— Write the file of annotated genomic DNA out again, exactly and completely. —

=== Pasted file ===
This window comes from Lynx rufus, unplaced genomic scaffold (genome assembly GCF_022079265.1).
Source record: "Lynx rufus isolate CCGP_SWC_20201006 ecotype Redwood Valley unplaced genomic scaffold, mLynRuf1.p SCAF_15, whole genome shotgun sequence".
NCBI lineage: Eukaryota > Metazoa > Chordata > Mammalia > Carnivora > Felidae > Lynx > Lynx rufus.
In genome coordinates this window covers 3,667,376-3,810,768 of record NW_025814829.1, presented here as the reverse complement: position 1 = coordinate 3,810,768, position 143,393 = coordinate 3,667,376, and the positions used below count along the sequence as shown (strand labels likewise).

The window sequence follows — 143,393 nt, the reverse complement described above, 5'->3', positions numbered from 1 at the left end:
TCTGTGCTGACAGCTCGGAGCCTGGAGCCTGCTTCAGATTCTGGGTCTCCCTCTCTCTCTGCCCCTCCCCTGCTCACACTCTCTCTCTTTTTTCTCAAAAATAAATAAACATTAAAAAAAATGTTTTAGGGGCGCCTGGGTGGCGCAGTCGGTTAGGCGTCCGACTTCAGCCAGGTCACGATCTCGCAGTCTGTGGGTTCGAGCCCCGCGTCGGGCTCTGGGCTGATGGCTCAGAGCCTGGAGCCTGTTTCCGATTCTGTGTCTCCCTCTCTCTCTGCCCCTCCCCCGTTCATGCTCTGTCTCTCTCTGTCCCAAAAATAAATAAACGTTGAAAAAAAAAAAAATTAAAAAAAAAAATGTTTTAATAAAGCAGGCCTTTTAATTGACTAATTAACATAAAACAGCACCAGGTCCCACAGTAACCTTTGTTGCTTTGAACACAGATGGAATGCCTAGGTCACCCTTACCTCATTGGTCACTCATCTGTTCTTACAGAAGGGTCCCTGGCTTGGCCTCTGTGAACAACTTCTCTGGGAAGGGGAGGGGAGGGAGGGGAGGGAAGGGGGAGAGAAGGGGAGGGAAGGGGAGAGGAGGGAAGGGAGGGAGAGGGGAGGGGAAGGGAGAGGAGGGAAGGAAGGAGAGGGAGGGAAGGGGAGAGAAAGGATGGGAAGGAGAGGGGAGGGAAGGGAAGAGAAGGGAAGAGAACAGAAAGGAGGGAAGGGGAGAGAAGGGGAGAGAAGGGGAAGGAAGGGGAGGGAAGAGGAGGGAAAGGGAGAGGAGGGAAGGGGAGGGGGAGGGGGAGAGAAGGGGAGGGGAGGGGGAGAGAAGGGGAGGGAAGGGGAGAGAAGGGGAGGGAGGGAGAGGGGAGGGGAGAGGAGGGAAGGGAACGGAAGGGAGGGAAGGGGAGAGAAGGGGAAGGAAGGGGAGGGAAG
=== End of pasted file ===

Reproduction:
This window comes from Lynx rufus, unplaced genomic scaffold (genome assembly GCF_022079265.1).
Source record: "Lynx rufus isolate CCGP_SWC_20201006 ecotype Redwood Valley unplaced genomic scaffold, mLynRuf1.p SCAF_15, whole genome shotgun sequence".
NCBI lineage: Eukaryota > Metazoa > Chordata > Mammalia > Carnivora > Felidae > Lynx > Lynx rufus.
In genome coordinates this window covers 3,667,376-3,810,768 of record NW_025814829.1, presented here as the reverse complement: position 1 = coordinate 3,810,768, position 143,393 = coordinate 3,667,376, and the positions used below count along the sequence as shown (strand labels likewise).

The window sequence follows — 143,393 nt, the reverse complement described above, 5'->3', positions numbered from 1 at the left end:
TCTGTGCTGACAGCTCGGAGCCTGGAGCCTGCTTCAGATTCTGGGTCTCCCTCTCTCTCTGCCCCTCCCCTGCTCACACTCTCTCTCTTTTTTCTCAAAAATAAATAAACATTAAAAAAAATGTTTTAGGGGCGCCTGGGTGGCGCAGTCGGTTAGGCGTCCGACTTCAGCCAGGTCACGATCTCGCAGTCTGTGGGTTCGAGCCCCGCGTCGGGCTCTGGGCTGATGGCTCAGAGCCTGGAGCCTGTTTCCGATTCTGTGTCTCCCTCTCTCTCTGCCCCTCCCCCGTTCATGCTCTGTCTCTCTCTGTCCCAAAAATAAATAAACGTTGAAAAAAAAAAAAATTAAAAAAAAAAATGTTTTAATAAAGCAGGCCTTTTAATTGACTAATTAACATAAAACAGCACCAGGTCCCACAGTAACCTTTGTTGCTTTGAACACAGATGGAATGCCTAGGTCACCCTTACCTCATTGGTCACTCATCTGTTCTTACAGAAGGGTCCCTGGCTTGGCCTCTGTGAACAACTTCTCTGGGAAGGGGAGGGGAGGGAGGGGAGGGAAGGGGGAGAGAAGGGGAGGGAAGGGGAGAGGAGGGAAGGGAGGGAGAGGGGAGGGGAAGGGAGAGGAGGGAAGGAAGGAGAGGGAGGGAAGGGGAGAGAAAGGATGGGAAGGAGAGGGGAGGGAAGGGAAGAGAAGGGAAGAGAACAGAAAGGAGGGAAGGGGAGAGAAGGGGAGAGAAGGGGAAGGAAGGGGAGGGAAGAGGAGGGAAAGGGAGAGGAGGGAAGGGGAGGGGGAGGGGGAGAGAAGGGGAGGGGAGGGGGAGAGAAGGGGAGGGAAGGGGAGAGAAGGGGAGGGAGGGAGAGGGGAGGGGAGAGGAGGGAAGGGAACGGAAGGGAGGGAAGGGGAGAGAAGGGGAAGGAAGGGGAGGGAAG